Painting of Native American women in feather headdresses

"Native American" means many things. There were an extraordinary number of cultures present within the Americas before European contact. And, unfortunately, there are very few historical records remaining today. Before the first European contact of 1492, there were approximately 60 million people living in the Americas. Today, sources such as the Daily Herald tell us that there are 562 Native American tribes within the United States alone. It remains a mystery what happened to these cultures between 1492 and now, for a variety of reasons.

First, because histories were transferred orally, they were particularly disruptive to change. Initiatives such as the Trail of Tears led to widespread upheaval of Native American culture. Displaced Native Americans often had their cultures (and histories) erased and eradicated, and records by outsiders lumped them in together.

To some extent, histories may have been forgotten simply because no one wanted to think about them or talk about them. Historian Bernard Bailyn surmises in Smithsonian Magazine that the truth is just too brutal to be remembered.

But even despite these forgotten histories, there are people who refuse to be forgotten. There are people so monumental, and their actions so momentous, that they are remembered even today.

Pine Leaf of the Crow Tribe

Pine Leaf in drawing riding a horse

Pine Leaf (also known as Woman Chief or Fallen Leaf) was born in 1806 to the White Clay Tribe. According to Women’s History Matters (of the Montana Historical Society), she was taken as a prisoner by the Crow Tribe in 1816, by a father who had lost his son. It was not uncommon for tribal members to "adopt" children in this way.

Though she was only 10 at the time, she was raised with a warrior’s skills. And as a warrior, she killed two men in her first battle, capturing a large number of horses. In so doing, she was able to make a name for herself at an early age.

According to Vintage News, Pine Leaf was considered a two-spirit — though she wore female dress, she pursued male interests almost exclusively. She eventually became Woman Chief, and she married four wives, further lending credence to this identity — some female chiefs would take wives while others would take husbands.

Pine Leaf would eventually be killed by the White Clay Tribe in 1854 — the tribe that she was first born into. But she became a somewhat mythical figure, not only as a woman chief but also as both a warrior and negotiator. During her tenure as chief, she was able to broker peace treaties with surrounding tribes — even though her end was a violent one.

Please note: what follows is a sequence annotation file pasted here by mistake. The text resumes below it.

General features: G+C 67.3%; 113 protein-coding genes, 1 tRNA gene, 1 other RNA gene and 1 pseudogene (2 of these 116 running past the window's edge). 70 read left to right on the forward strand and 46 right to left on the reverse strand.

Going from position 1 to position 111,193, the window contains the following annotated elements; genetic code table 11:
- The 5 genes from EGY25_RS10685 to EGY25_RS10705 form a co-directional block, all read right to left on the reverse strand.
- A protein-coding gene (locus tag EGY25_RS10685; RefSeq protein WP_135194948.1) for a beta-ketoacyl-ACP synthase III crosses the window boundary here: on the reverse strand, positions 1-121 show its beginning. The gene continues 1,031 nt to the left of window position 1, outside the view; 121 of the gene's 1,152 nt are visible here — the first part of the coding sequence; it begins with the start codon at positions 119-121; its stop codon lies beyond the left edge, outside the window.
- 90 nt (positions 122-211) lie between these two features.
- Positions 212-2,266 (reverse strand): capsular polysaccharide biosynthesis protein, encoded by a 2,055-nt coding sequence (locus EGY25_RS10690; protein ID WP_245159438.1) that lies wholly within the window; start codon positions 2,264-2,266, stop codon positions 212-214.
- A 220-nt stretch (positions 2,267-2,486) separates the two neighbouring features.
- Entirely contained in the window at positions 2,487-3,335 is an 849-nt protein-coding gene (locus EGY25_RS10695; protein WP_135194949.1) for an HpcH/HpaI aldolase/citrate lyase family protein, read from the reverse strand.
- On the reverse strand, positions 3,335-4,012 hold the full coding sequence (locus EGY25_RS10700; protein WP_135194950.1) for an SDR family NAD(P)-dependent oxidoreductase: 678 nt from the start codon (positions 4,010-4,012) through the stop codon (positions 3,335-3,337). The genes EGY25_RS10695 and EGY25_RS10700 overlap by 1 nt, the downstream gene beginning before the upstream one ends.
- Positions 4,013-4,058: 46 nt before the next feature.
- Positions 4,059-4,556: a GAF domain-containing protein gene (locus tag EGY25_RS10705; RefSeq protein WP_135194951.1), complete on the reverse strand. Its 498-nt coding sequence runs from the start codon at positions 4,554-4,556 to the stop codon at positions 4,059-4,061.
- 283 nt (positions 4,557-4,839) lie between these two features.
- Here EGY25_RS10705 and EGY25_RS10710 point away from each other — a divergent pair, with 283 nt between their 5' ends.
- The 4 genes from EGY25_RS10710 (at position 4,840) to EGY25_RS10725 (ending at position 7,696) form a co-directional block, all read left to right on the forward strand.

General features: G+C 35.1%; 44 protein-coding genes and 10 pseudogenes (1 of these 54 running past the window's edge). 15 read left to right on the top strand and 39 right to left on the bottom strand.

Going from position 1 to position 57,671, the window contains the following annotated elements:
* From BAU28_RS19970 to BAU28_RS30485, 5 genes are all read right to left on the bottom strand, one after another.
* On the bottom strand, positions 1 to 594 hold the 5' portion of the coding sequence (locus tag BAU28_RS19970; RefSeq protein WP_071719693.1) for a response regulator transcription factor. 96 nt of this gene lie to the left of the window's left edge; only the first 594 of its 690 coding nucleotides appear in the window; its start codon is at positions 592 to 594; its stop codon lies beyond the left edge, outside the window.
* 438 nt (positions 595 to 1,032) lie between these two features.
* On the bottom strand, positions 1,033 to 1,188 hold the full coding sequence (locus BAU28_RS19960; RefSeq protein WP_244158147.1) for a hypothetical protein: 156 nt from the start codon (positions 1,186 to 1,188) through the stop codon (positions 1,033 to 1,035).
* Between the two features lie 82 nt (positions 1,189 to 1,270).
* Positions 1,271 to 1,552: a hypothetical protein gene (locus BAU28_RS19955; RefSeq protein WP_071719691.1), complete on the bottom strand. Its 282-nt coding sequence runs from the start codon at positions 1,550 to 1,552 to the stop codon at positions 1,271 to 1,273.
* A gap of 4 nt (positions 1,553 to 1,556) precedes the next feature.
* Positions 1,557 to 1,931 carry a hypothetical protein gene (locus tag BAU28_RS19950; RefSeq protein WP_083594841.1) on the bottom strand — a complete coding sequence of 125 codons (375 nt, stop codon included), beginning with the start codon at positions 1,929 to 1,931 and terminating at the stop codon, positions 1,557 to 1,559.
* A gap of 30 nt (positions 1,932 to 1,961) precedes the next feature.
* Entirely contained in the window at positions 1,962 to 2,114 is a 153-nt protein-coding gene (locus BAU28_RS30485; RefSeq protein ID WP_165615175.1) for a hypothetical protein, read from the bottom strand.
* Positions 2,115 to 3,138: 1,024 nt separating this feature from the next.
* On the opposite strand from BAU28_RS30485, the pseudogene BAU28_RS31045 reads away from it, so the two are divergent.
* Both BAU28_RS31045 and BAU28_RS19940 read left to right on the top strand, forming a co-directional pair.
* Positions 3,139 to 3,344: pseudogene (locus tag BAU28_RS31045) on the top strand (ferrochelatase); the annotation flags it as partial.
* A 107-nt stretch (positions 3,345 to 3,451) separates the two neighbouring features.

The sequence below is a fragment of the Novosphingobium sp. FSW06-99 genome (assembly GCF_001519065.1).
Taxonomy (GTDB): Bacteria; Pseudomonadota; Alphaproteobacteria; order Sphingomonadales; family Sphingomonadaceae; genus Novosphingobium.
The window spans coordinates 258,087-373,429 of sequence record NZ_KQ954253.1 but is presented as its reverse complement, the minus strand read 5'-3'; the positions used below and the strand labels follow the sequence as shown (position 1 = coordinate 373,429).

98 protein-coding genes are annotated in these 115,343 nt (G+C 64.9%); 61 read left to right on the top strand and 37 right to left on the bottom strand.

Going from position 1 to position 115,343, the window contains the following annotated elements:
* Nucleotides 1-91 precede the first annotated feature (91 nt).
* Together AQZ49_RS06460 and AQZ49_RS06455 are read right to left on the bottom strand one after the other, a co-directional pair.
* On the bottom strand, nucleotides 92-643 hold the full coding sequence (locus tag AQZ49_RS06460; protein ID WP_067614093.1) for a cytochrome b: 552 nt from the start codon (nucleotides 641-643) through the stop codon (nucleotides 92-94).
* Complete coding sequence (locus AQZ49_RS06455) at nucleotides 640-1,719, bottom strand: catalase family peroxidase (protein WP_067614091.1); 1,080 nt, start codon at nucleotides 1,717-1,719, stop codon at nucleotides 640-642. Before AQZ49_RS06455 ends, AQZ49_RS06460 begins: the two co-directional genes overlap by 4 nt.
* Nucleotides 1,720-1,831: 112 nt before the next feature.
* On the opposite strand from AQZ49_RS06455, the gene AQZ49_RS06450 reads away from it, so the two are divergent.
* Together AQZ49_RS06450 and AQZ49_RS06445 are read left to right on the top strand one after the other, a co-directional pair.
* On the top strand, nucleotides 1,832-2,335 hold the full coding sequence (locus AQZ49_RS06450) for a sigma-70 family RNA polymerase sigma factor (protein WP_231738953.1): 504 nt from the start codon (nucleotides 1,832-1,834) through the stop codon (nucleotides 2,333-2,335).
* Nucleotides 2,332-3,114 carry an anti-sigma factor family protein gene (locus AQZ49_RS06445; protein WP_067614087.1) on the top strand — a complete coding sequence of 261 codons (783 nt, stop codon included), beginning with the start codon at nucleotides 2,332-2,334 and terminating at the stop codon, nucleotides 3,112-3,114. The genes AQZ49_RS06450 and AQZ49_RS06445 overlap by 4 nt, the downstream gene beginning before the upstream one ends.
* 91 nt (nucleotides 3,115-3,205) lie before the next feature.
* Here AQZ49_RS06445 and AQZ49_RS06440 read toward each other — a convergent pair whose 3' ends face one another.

Colestah of the Yakama Tribe

A female Shaman with bushy headdress

Colestah, a wife of Chief Kamiakin, is arguably most famous for fighting by his side, armed with a stone war club, in the Battle of Four Lakes. But, according to the People Pill, she was also a talented medicine woman in her own right and someone with mystical powers.

When Chief Kamiakin was injured in battle, it is believed that she was able to nurse him back to health using her medical knowledge. And, like many medicine woman of that time, she was further believed to be psychic.

Many Native American cultures believe in psychic abilities, but they can be misunderstood. Often, psychic abilities relate to knowledge that is based down from person to person, or the wisdom that a person holds.

While she’s often mentioned as one of the most famous warrior women, little is known about Colestah. After she passed in 1865, Chief Kamiakin returned to his ancestral lands, where he died in 1877. Kamiakin had five wives, many of them from different tribes. This may have aided their efforts to maintain peace.

Buffalo Calf Road Woman of the Northern Cheyenne Tribe

General Custer with mustache

According to Amazing Women in History, Buffalo Calf Road Woman was a Cheyenne warrior who became renowned after the Battle of the Rosebud. She is one of the most famous Native American warriors, known for saving her brother during the battle and being the only woman in her tribe to fight in the Battle of Little Bighorn.

In fact, some believe that Buffalo Calf Road Woman may have been instrumental in Gen. George Custer‘s defeat. According to MentalFloss, the Northern Cheyenne Tribe’s oral history recounts that Buffalo Calf Road Woman knocked Custer off his horse, leaving him vulnerable.

According to a Cheyenne elder, they were to keep silent for 100 summers regarding that fateful day — as the tribe feared retribution from the U.S. government. Contemporary accounts of the time not only place Buffalo Calf Road Woman there but observed that she was the only woman there with a gun — a six-shooter.

This is key evidence, as some other people who claim to have killed Custer were not armed with a shooting weapon — and Custer is believed to have been shot down. Either way, she was almost definitely instrumental in the battle.

Nanyehi of the Cherokee Tribe

illustration of settlers and Native Americans making a deal.

Nanyehi, "she who walks among the spirits," was a Cherokee woman born in 1738. She fought side-by-side with her husband and, according to the New York Historical Society, later took up his rifle after he died.

According to Teen Vogue, Nanyehi (who was also known as Nancy Ward) was influenced by her uncle, Chief Attakullakulla, to believe that the only way the Native Americans would survive contact with the settlers was to coexist with them. She wanted to find ways to make peace between the people.